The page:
Wildlife TV

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Chinese Zoo tries to pass off dog as an African Lion

on August 16, 2013

One of the my favourite places to go visit as a kid was the Zoo. I don’t like seeing animals in captivity but when growing up in Europe there’s not many other options to see African animals. As long as the animals are being treated properly and the zoo providing an educational program for the visitors I like to think they are helping our planet by making sure the younger generations sees and falls in love with the species and, hopefully, later on help out in conservation and ecology projects.

But things can go wrong if the zoo is not properly managed or like the following one in China, tries to deceive the visitors.

A zoo in a park in Louhe, situated in the central province of Henan, China, decided that not having an African lion should not be a reason to not display an African lion.. Instead they found it fitting to put a Tibetan Mastiff in the enclosure and just call it a lion. Hopefully no one would notice right? At least not until the dog started barking..

I’ve seen many lions in captivity and in the wild and if there is something I can assure you is that African lions do not bark.. They might roar, growl and sometimes even meow, but they definitely do not woof..

Check out below the poor dog that was chosen to work as a lion substitute.


Tibetan Mastiff playing the role of an African Lion at the Louhe Zoo in China.

Tibetan Mastiff playing the role of an African Lion at the Louhe Zoo in China.
Photo Credits


It is definitely a pretty dog but this is how an African lion (Panthera leo) is supposed to look like:


Male Lion (Panthera leo), the king of the jungle, wandering around the savannah


And if you think that the Chinese staff at the zoo decided that having an animal posing as another animal was enough, you are very wrong.
They also had a white fox pretending to be a Leopard, dogs pretending to be wolves and rats as snakes.

I’m shocked at how they thought any of these trades would fool anyone..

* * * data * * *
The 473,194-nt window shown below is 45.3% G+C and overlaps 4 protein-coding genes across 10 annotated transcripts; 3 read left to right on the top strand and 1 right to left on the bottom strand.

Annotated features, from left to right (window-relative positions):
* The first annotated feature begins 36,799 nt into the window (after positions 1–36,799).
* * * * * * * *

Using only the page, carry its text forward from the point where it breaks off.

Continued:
Their excuse was that the lion and the leopard were both away on a breeding program and would be back soon and in the meanwhile the dog and the fox were filling in for them. I wonder what was their excuse for the rats posing as snakes..

Such a strange strange planet we live in..


Até à próxima.



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7 responses to “Chinese Zoo tries to pass off dog as an African Lion

  1. Giggletree says:

    But just look at the environment that poor dog/lion is kept in, that is an empty concrete cage with nowhere to lie and no stimulation whatsoever. Whether it’s a dog or a lion, that’s cruelty IMHO.

    • Wildlife TV says:

      Yes, you are right. Any animal kept in that situation is cruel, whether it’s a dog or an African Lion.
      At least this case got public and they had to do something about the situation. Hopefully the dog is, at this moment, enjoy some resting time in someone’s couch or backyard.


  2. I agree with your ideas about zoos – the ones we have visited in the Netherlands and Germany seem to have the right ideas about breeding and welfare. This story is pretty unbelievable – the rats as snakes is the hardest to get my head around! lol

    That poor mastif looks like he could use a lot of TLC 😦 so sad to see animals (even if they are posing as other animals!) not taken care of

  3. Working at a zoo, this makes me really sad to see. This is part of what gives zoos a bad name. While I am entirely for animals staying the wild, for many animals captivity is a better life for them. I am now switching departments, but I was apart of education and it was my job to teach children and adults about animals and conservation. My only hope is that the zoos that are in business are ones that are caring and educational. And as Sofia said, hopefully the things I have taught to guests will one day help make the wild a safe place again.

    • Wildlife TV says:

      Thank you for your comment.
      It’s always good to see the perspective of someone that works at a Zoo.
      I did almost a year of volunteering with primates in a zoo and found out some good things and some bad things while working there but in general we can observe how there has been an evolution of the zoo experience and enclosure quality.
      I remember as a kid going to the zoo and seeing animals in cages, now it’s almost a rarity, the environment is designed thinking more about the animals’ well being and less on the visitor experience. Forcing animals to be viewed at all times and deny them a safe area to hide and feel secure if they feel too exposed is now viewed as animal abuse, something that wasn’t even taken into account just a few decades ago.


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